So the way I look at it is that I can use color to add subtle modeling in areas where trying to distinguish it with values would possibly muddy it up or be too indistinct to have the desired effect.

I know far more knowledgable people frequent this blog, so if anyone can chime in on this I'd be really grateful.

Eldar Minibaev said...

It's a very interesting question! I was wondering if the perception of the value might be confused by the color, is it possible?

Richard said...

Perhaps, for further education, you could show us an example of particularly "bad values"...

Alonso said...

Dice Tsutsumi has a great little walk thru of holding onto a strong value composition through all the stages of a painting.

Greg Kapka talks a little about chasing Sargent in figuring out how to use color to turn form instead of value. Couldn't track down which post just now though.

(maybe it's in the Sargent Notes that Craig Mullins keeps )


Speaking of color; I've read through my copy of Color and Light a few times (thanks for such a great book) But something I'm not clear on is how do you choose a color scheme to use? It makes sense choosing a cool scheme for a night scene or a warm scene for a scene lit by fire, but in scenes that aren't so dominated by colored light how do you choose? Like the triadic color example in the book, why did you choose that shape triangle, positioned there? Or Richard Robinson's gamut mask tool, you can make any shape mask you want, so how do you know what you want? Am I overanalyzing, is the point just to set some limits and go by feeling? Thanks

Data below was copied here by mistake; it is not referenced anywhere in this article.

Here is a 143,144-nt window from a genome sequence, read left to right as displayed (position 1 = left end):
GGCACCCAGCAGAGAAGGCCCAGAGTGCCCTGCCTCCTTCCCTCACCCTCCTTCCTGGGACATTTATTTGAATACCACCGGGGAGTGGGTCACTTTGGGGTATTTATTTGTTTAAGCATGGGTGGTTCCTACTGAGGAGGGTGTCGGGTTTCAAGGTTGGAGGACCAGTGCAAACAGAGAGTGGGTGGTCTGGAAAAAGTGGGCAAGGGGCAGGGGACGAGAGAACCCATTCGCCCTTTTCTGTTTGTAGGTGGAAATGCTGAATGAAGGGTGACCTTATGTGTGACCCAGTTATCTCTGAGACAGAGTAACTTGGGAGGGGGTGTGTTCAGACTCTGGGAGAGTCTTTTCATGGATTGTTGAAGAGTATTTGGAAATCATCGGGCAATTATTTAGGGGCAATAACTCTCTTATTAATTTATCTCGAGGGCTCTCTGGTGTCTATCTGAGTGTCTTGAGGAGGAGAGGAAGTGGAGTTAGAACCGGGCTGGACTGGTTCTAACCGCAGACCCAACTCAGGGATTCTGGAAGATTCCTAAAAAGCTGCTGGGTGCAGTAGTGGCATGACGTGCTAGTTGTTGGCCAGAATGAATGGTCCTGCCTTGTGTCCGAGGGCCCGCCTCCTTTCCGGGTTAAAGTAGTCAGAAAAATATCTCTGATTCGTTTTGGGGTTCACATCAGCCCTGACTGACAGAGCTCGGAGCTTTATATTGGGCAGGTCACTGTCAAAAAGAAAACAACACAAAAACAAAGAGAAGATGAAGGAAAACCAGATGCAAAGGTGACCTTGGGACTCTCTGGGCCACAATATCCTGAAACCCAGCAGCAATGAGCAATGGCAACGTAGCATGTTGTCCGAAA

Tom Hart said...

True confession: I'm no spring chicken (in many ways), but I must admit that I'm surprised not to recognize the phrase to "turn a form". Is that the same thing as modeling a form? (i.e. conveying the illusion of depth/roundness?)
Or is there some disctinction between those meanings?

Thanks,
Tom

Mary Bullock said...

Question -
If one were to have an original Hawthorne - and one were interested in selling it - where would be the best place to sell it - with an art dealer, with an auction house or through a private sale?

James Gurney said...

Drew and Tom, what I meant by "turning a form" was showing a plane change, such as from the front of the face to the cheek. Depending on the light source, that could be done with a value change. You can also turn the form by using a bluer hue at the same value. It's a bit of a painter's trick, but forms in the real world often get a bluish color from sky reflectivity.

Eldar, yes, our perception of relative value can be confused by color, especially if the chroma is very different. For example, it's hard to judge the value of an intense orange next to a very dull blue-gray. It's fun to play with the desaturation tool in Photoshop to see what happens.

Richard, will do, but I have to use long-dead artists or my own as examples of bad practice.

Alonso, Good question, and it can be answered many ways. Sometimes I get ideas for color schemes by just spinning the mask around on the color wheel. Other time I just want to use certain colors, and I use the system to appreciate the intermediate colors and to suggest accents. But for me the main value of the system is to become more conscious of what I'm leaving out of the scheme.

Mary, I'm no expert here, but I'd start at the top by contacting the American Painting expert at Sotheby's and offer to send them a JPEG. Hawthorne is a fairly important painter, and if it's a good painting in good condition, they may want to take it, or at least advise you of other options.